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Home Sense

Fire Prevention Week: It’s All about a Plan

Fire Prevention Week serves as a reminder to have an escape plan, practice fire drills and make sure all family members know what to do in the event of a fire. If a fire breaks out in your home, you may only have a few minutes to get out safely once the smoke alarm sounds. We’ve compiled some tips from the National Fire Protection Association (NFPA) about planning your family’s escape route and practicing fire drills at home:

  • Make an Escape Plan. Draw a map of your home showing all doors and windows.
  • Discuss the escape plan with everyone in your home. Know at least two ways out of every room, if possible.
  • Make sure all doors and windows leading outside open easily. Have an outside meeting place (this could be a tree, light pole or mailbox). Just make sure it’s a safe distance from your home.
  • Practice your home fire drill. Make sure you practice with your family during the day and at night, with everyone in your home, twice a year.
  • Practice using different ways out.
  • Teach children how to escape on their own in case you can’t help them.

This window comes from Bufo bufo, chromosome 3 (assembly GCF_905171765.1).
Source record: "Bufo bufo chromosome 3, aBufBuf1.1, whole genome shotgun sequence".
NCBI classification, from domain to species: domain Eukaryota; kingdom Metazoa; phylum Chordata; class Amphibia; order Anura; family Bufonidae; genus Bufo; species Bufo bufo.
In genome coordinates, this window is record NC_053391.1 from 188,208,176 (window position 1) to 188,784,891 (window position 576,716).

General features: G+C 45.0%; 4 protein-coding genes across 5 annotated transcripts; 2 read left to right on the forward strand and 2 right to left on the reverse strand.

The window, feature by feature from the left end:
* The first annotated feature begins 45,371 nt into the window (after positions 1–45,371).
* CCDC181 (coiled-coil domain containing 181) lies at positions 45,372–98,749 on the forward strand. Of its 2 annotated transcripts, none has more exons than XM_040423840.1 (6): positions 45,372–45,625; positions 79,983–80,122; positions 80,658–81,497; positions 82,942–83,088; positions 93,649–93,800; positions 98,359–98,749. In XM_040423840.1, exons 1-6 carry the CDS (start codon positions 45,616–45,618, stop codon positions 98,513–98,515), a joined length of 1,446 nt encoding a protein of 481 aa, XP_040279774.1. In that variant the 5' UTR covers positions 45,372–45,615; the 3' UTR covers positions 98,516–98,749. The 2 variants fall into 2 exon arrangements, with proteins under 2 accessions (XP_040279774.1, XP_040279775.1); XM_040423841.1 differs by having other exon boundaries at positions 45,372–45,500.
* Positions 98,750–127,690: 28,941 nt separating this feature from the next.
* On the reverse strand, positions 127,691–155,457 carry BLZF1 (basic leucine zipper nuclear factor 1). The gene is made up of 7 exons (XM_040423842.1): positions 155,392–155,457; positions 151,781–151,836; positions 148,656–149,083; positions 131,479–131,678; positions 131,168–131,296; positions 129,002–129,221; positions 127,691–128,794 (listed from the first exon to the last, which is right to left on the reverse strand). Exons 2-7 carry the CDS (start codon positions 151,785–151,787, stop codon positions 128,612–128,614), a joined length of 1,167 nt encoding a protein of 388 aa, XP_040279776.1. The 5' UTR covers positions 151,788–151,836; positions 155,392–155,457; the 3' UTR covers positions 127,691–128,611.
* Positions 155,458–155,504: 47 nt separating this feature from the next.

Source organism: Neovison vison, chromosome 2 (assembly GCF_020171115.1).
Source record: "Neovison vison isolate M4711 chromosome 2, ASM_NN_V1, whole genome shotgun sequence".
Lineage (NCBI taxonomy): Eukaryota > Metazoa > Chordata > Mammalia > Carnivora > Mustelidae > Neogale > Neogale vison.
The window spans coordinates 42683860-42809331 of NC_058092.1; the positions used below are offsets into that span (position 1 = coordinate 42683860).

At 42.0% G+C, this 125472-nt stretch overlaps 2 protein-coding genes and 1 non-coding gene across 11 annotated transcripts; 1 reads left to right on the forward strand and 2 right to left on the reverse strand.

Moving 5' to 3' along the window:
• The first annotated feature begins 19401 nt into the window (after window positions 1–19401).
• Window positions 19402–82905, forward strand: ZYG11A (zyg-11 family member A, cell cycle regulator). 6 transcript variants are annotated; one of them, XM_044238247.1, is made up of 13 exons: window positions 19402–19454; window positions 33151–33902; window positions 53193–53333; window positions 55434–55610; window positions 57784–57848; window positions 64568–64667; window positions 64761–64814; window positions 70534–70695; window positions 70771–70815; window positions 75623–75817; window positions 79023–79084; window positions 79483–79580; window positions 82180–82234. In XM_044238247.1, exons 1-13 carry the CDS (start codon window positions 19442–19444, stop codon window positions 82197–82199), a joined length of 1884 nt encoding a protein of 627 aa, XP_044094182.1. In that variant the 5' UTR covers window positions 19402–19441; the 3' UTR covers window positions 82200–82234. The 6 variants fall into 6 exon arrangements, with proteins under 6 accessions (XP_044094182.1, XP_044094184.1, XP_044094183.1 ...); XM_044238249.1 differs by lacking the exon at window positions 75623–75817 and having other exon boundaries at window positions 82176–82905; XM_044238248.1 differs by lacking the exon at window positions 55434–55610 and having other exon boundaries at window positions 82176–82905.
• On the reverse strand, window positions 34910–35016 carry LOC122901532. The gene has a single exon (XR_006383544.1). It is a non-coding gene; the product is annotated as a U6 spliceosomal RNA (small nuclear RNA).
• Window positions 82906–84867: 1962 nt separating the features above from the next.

• Close doors behind you as you leave.

If the smoke alarm sounds

  • Get out and stay out. Never go back inside for people or pets.
  • If you have to escape through smoke, get low and go under the smoke on your way out.
  • Call the fire department from outside of your home.

Facts about House Fires

A closed door may slow the spread of smoke, heat and fire. Install smoke alarms inside every sleeping room and outside each separate sleeping area. Install alarms on every level of the home. Smoke alarms should be interconnected – when one smoke alarm sounds, they all should sound.

According to an NFPA survey, only one of every three American households have actually developed and practiced a home fire escape plan.

While 71 percent of Americans have a family escape plan, only 47 percent of those have actually practiced it.

One-third of American households who made an estimate thought they would have at least six minutes before a house fire would become life-threatening. The time available is often less. And only 8 percent said their first reaction of on hearing a smoke alarm would be to get out!

It’s important to create family escape plans, review and practice the plans at least twice a year. Preparation and proper alarms could be the key to saving you and your family’s lives.

Additional information can be found on the National Fire Protection Association’s website. This information was reproduced from NFPA’s fire Prevention Week website © NFPA 2017. 

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